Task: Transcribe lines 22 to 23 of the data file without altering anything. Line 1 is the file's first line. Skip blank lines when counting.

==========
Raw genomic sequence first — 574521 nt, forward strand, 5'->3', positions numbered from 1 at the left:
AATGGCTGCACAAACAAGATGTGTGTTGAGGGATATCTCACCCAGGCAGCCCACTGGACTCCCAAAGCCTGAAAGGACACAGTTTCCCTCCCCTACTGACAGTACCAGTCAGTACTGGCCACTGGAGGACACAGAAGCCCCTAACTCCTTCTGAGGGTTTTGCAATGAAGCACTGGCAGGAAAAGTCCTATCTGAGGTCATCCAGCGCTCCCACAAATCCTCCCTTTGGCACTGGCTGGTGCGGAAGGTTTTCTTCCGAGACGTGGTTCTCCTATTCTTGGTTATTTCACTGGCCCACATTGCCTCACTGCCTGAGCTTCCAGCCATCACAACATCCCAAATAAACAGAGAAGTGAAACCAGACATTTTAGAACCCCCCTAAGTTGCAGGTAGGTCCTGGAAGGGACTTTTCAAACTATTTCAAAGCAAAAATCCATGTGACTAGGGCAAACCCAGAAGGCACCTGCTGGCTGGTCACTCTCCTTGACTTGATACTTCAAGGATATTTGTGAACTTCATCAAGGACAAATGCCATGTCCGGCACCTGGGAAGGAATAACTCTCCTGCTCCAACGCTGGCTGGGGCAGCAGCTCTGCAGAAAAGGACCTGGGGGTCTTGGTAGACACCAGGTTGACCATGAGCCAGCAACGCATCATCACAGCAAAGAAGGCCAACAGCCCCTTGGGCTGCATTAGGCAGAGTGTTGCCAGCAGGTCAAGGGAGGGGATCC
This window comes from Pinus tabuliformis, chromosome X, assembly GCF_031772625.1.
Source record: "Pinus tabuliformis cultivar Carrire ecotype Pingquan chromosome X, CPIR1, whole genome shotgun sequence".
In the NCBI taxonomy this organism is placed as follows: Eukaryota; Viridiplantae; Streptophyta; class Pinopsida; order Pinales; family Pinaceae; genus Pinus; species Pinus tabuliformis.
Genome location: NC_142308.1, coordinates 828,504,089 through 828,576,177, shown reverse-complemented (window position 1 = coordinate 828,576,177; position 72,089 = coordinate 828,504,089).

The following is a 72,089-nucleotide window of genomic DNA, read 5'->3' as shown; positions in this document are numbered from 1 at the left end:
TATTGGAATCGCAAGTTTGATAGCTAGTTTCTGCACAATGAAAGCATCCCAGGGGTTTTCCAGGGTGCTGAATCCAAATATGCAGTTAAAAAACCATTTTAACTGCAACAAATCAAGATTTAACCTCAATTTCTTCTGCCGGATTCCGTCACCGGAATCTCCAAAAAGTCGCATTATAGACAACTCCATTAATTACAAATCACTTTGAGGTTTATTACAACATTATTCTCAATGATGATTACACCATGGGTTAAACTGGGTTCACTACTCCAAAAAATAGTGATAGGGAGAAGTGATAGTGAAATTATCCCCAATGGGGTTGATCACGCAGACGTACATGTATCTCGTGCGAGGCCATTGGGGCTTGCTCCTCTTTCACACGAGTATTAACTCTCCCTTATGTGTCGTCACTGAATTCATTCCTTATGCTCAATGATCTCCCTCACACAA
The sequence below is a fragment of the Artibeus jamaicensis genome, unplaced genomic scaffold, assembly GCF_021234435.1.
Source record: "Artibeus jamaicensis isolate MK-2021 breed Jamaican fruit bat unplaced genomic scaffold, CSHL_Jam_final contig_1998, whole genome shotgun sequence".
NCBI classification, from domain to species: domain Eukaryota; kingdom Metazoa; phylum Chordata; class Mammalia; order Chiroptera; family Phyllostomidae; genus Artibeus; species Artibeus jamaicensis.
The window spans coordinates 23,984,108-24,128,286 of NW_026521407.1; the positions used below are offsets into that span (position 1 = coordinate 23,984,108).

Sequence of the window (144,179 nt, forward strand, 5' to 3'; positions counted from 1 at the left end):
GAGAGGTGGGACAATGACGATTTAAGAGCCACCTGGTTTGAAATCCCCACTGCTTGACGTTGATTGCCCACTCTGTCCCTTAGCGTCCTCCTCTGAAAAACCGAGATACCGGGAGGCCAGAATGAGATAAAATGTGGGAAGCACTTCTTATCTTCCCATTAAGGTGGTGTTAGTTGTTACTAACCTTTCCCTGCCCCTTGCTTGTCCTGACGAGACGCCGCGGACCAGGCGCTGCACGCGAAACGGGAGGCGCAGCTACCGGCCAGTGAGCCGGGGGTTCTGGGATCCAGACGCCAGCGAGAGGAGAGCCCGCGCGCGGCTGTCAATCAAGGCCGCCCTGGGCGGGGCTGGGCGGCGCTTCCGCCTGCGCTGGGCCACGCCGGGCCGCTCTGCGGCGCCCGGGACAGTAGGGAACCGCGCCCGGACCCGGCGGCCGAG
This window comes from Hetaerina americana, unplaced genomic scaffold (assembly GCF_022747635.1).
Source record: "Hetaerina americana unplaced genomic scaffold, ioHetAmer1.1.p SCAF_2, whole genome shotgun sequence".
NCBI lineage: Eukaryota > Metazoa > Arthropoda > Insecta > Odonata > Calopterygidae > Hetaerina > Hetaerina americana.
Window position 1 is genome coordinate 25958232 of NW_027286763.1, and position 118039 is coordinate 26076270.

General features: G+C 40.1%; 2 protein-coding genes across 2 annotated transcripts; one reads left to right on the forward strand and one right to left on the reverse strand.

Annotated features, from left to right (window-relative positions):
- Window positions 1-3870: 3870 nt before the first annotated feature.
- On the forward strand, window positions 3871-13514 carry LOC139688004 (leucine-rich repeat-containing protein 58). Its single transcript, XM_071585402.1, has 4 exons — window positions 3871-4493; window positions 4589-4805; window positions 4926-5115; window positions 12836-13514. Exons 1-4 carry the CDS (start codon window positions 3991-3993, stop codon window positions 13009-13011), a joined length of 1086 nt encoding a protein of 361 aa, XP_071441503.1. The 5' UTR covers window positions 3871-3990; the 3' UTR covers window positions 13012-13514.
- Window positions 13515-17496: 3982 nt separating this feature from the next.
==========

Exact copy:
- On the forward strand, window positions 3871-13514 carry LOC139688004 (leucine-rich repeat-containing protein 58). Its single transcript, XM_071585402.1, has 4 exons — window positions 3871-4493; window positions 4589-4805; window positions 4926-5115; window positions 12836-13514. Exons 1-4 carry the CDS (start codon window positions 3991-3993, stop codon window positions 13009-13011), a joined length of 1086 nt encoding a protein of 361 aa, XP_071441503.1. The 5' UTR covers window positions 3871-3990; the 3' UTR covers window positions 13012-13514.
- Window positions 13515-17496: 3982 nt separating this feature from the next.